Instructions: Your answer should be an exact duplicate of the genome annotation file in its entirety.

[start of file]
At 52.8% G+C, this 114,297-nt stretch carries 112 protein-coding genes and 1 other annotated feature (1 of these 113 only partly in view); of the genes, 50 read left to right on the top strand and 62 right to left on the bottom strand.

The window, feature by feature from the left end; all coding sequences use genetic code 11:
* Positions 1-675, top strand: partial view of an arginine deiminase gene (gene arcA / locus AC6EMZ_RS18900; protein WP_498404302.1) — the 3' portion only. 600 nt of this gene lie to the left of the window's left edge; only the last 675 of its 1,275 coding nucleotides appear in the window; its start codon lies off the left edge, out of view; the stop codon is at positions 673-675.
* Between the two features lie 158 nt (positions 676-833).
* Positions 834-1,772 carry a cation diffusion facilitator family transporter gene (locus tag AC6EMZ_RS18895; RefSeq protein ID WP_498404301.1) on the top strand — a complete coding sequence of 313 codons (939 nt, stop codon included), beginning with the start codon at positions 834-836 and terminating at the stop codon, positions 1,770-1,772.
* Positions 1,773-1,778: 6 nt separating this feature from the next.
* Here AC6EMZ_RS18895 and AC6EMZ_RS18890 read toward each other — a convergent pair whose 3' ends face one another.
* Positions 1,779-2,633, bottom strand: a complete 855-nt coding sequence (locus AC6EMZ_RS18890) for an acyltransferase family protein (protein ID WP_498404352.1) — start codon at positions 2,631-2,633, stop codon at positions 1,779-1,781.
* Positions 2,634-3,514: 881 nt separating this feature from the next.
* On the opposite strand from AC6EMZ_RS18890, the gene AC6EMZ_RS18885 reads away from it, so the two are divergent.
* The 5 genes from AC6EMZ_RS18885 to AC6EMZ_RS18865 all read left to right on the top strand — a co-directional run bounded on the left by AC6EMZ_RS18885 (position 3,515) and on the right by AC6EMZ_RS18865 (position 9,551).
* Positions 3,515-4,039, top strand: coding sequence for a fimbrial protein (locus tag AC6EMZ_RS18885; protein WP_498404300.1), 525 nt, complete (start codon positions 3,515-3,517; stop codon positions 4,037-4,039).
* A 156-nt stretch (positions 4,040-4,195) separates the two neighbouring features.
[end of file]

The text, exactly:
At 52.8% G+C, this 114,297-nt stretch carries 112 protein-coding genes and 1 other annotated feature (1 of these 113 only partly in view); of the genes, 50 read left to right on the top strand and 62 right to left on the bottom strand.

The window, feature by feature from the left end; all coding sequences use genetic code 11:
* Positions 1-675, top strand: partial view of an arginine deiminase gene (gene arcA / locus AC6EMZ_RS18900; protein WP_498404302.1) — the 3' portion only. 600 nt of this gene lie to the left of the window's left edge; only the last 675 of its 1,275 coding nucleotides appear in the window; its start codon lies off the left edge, out of view; the stop codon is at positions 673-675.
* Between the two features lie 158 nt (positions 676-833).
* Positions 834-1,772 carry a cation diffusion facilitator family transporter gene (locus tag AC6EMZ_RS18895; RefSeq protein ID WP_498404301.1) on the top strand — a complete coding sequence of 313 codons (939 nt, stop codon included), beginning with the start codon at positions 834-836 and terminating at the stop codon, positions 1,770-1,772.
* Positions 1,773-1,778: 6 nt separating this feature from the next.
* Here AC6EMZ_RS18895 and AC6EMZ_RS18890 read toward each other — a convergent pair whose 3' ends face one another.
* Positions 1,779-2,633, bottom strand: a complete 855-nt coding sequence (locus AC6EMZ_RS18890) for an acyltransferase family protein (protein ID WP_498404352.1) — start codon at positions 2,631-2,633, stop codon at positions 1,779-1,781.
* Positions 2,634-3,514: 881 nt separating this feature from the next.
* On the opposite strand from AC6EMZ_RS18890, the gene AC6EMZ_RS18885 reads away from it, so the two are divergent.
* The 5 genes from AC6EMZ_RS18885 to AC6EMZ_RS18865 all read left to right on the top strand — a co-directional run bounded on the left by AC6EMZ_RS18885 (position 3,515) and on the right by AC6EMZ_RS18865 (position 9,551).
* Positions 3,515-4,039, top strand: coding sequence for a fimbrial protein (locus tag AC6EMZ_RS18885; protein WP_498404300.1), 525 nt, complete (start codon positions 3,515-3,517; stop codon positions 4,037-4,039).
* A 156-nt stretch (positions 4,040-4,195) separates the two neighbouring features.